Solidarity banner leads thousands through downtown Toronto on Feb. 22 in a show of support for the Indigenous people protesting a B.C. gas pipeline. Michael Swan

Toronto protest sends message of solidarity

By 
  • February 27, 2020

Thousands of people who marched through downtown Toronto to Nathan Phillips Square Feb. 22 were not just protesting — they were making a spiritual response to Canada’s history of colonialism, said participant Liz Stone.

Protesters in solidarity with a blockade by Wet’suwet’en hereditary chiefs of pipeline construction in British Columbia condemned Prime Minister Justin Trudeau’s Feb. 21 demand that “the barricades must now come down. The injunctions must be obeyed and the law must be upheld.”

Stone, of Anishnaabe and Lenape heritage and academic chair of Indigenous studies at Fleming College in Peterborough, Ont., drew parallels between the protest and the sacrament of Eucharist.

“It’s not about being angry. It’s coming together to be thankful,” she said.

The protesters were reminding themselves and the country of Indigenous spiritual heritage, Stone said.

“Support for Indigenous people is supporting life,” said Rosario Galves as she walked with the crowd. “These are sacred people. These are the people supporting Mother Earth.”

Gail Allan, who works for the United Church of Canada, said she wanted “to be in solidarity with the people who are seeking justice.”

Allan characterized the rally led by Indigenous women as spiritual, but not religious.

“We only get a few moments like this to make our voices heard — at critical moments,” said Toronto event production organizer Gonzalo Riva. Canadians need to pause and rethink their positions on pipelines, he said. “An enormous amount of people don’t consent to this, not just First Nations.”

Counter-protester Jack Reynolds showed up an hour before the protesters. The government of Canada is “just sitting on its ass doing nothing,” he said, before being joined by about a dozen others.

Reynolds had predicted very few protesters would actually be Indigenous, but Indigenous people were prominent throughout the crowd.

Speaking as an elder of the Squamish Nation in B.C., Deacon Rennie Nahanee told The Catholic Register that Canadians need to learn more about their history of colonizing Indigenous lands and people.

“Canadians need to know the difference between a government-imposed Indian reservation and unceded traditional territories,” the Vancouver archdiocese co-ordinator of First Nations’ ministry said in an e-mail before the protests.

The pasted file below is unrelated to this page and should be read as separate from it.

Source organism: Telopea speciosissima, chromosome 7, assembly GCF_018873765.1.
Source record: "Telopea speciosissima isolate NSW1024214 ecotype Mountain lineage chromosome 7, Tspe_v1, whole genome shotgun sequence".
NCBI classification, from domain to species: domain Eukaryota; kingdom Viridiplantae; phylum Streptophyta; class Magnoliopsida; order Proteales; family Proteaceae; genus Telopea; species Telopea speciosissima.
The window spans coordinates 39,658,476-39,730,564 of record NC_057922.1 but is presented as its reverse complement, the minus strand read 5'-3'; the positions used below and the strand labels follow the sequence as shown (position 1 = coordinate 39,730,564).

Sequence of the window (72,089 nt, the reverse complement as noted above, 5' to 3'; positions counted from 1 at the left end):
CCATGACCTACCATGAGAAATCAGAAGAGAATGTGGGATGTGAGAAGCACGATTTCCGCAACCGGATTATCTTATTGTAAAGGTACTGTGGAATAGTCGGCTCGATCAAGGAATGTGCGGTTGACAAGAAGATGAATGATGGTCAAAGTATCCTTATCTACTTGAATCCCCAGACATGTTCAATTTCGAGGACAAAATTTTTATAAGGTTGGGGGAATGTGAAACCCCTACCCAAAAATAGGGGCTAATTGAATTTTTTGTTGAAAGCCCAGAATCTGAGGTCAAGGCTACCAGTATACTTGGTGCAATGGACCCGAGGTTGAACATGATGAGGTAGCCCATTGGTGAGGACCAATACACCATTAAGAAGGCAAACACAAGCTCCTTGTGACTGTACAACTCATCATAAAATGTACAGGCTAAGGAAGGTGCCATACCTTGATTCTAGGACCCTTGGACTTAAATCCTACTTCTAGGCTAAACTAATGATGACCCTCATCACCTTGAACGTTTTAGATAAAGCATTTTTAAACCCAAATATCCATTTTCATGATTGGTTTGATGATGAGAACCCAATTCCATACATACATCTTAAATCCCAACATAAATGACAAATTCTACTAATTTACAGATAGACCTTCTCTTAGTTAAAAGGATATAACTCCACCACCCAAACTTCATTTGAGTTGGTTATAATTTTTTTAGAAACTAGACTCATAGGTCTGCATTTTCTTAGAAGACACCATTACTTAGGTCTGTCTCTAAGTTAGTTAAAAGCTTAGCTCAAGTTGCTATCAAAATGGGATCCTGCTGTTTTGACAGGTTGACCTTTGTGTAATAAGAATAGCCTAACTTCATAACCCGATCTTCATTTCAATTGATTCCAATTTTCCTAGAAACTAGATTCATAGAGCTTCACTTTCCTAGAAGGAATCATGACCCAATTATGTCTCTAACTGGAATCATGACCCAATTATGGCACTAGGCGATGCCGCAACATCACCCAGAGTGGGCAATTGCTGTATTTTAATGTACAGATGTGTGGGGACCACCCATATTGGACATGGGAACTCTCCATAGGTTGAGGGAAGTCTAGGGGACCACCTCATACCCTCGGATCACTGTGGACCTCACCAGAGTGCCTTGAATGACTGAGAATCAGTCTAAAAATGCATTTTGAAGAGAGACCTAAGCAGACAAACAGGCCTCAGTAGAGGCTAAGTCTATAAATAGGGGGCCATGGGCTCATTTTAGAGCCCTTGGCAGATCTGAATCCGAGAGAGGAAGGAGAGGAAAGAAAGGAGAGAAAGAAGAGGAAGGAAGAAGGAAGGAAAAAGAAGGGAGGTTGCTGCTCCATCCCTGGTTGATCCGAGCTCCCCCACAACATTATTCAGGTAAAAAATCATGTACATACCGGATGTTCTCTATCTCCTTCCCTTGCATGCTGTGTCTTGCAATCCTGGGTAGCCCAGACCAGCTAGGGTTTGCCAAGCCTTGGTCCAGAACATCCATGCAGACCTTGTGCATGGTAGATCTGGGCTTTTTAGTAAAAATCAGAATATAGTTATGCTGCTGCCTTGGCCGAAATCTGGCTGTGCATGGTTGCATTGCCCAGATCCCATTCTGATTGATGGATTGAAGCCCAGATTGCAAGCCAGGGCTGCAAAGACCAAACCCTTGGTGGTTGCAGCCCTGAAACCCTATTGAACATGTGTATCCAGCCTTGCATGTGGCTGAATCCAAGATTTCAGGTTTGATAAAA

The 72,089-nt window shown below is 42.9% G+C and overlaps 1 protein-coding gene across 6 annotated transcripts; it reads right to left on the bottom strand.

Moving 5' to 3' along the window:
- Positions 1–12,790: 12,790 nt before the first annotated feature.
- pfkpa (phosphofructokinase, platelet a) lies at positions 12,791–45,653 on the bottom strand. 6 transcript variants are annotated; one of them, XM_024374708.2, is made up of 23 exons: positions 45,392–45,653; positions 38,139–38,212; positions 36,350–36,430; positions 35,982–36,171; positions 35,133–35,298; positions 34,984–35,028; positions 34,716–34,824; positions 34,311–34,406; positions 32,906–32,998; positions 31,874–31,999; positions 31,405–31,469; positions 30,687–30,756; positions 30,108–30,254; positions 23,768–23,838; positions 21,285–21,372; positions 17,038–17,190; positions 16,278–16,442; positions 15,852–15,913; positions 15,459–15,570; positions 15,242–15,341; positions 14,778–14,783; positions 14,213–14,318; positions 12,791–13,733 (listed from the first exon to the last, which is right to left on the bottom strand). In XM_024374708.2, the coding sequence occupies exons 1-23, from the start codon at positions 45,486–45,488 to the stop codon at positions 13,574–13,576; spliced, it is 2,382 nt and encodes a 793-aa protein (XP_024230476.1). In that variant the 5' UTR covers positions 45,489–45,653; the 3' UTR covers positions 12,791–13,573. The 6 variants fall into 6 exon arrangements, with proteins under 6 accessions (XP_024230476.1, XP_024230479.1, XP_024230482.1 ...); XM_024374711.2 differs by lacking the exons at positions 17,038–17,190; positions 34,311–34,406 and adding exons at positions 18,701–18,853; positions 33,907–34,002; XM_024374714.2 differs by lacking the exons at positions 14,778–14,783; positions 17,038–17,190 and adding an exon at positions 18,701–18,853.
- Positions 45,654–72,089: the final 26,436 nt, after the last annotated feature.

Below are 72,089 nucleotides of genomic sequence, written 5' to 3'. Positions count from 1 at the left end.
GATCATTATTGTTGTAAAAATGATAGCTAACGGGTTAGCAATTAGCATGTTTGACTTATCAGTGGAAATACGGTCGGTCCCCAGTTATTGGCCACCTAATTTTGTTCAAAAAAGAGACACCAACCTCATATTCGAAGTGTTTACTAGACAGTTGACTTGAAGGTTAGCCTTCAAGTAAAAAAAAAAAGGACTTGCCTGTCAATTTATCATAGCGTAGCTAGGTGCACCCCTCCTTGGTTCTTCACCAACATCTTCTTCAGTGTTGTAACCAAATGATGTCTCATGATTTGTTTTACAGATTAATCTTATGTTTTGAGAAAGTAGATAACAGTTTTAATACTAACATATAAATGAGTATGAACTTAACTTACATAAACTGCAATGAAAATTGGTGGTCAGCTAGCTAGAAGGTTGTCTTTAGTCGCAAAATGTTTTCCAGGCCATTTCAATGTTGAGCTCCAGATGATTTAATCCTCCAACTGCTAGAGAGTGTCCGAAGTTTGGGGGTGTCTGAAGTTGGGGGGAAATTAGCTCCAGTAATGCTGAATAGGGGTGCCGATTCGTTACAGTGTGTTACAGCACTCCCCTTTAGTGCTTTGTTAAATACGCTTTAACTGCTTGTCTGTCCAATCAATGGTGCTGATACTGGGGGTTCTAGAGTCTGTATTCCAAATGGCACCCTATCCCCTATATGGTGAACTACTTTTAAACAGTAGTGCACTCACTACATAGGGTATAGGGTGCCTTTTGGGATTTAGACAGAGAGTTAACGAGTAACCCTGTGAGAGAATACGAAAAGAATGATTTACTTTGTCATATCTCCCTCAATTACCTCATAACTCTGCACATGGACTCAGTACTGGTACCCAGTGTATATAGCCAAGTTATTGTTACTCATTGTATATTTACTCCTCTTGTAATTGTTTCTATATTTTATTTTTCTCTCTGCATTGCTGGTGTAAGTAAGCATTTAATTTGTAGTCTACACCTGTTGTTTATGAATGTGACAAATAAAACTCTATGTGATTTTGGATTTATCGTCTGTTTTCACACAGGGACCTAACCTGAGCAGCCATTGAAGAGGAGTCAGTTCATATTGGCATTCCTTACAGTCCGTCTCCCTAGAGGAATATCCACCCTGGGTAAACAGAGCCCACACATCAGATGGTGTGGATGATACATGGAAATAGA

When industry and government treat traditional Indigenous territories as just empty land, or “terra nullius,” they are stealing land from people they have tried to contain on tiny reserves, Nahanee said.

Protesters who support Indigenous rights are on the side of justice, he said.

“These blockades are an inconvenience for commuters going to work, which also includes Natives going to work off the reservation. But we’ve been inconvenienced for over 500 years.”

But history is not that simple, said University of Sudbury Church historian Paul Laverdure. Catholics need to be better educated about colonialism, he said.

“Fundamentally, many French-Canadian Catholics, clergy especially, suffering themselves from English colonialism, were especially sensitive to Indigenous culture and strove mightily to save Indigenous languages, cultures and peoples,” Laverdure wrote. “Catholics, especially those in vows, sacrificed themselves for Indigenous peoples. Catholics cannot be lumped in with the assimilationist and colonialist policies of the federal government.”

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Subject: March 1, 2020 edition. Page 5: article 'Toronto protest sends message of solidarity' by Michael Swan.

The last paragraph of this article gives a hint of the true 'truth' of colonialism. The Indigenous people are not alone suffering...

Subject: March 1, 2020 edition. Page 5: article 'Toronto protest sends message of solidarity' by Michael Swan.

The last paragraph of this article gives a hint of the true 'truth' of colonialism. The Indigenous people are not alone suffering from the colonialist policies.

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Elise Dery
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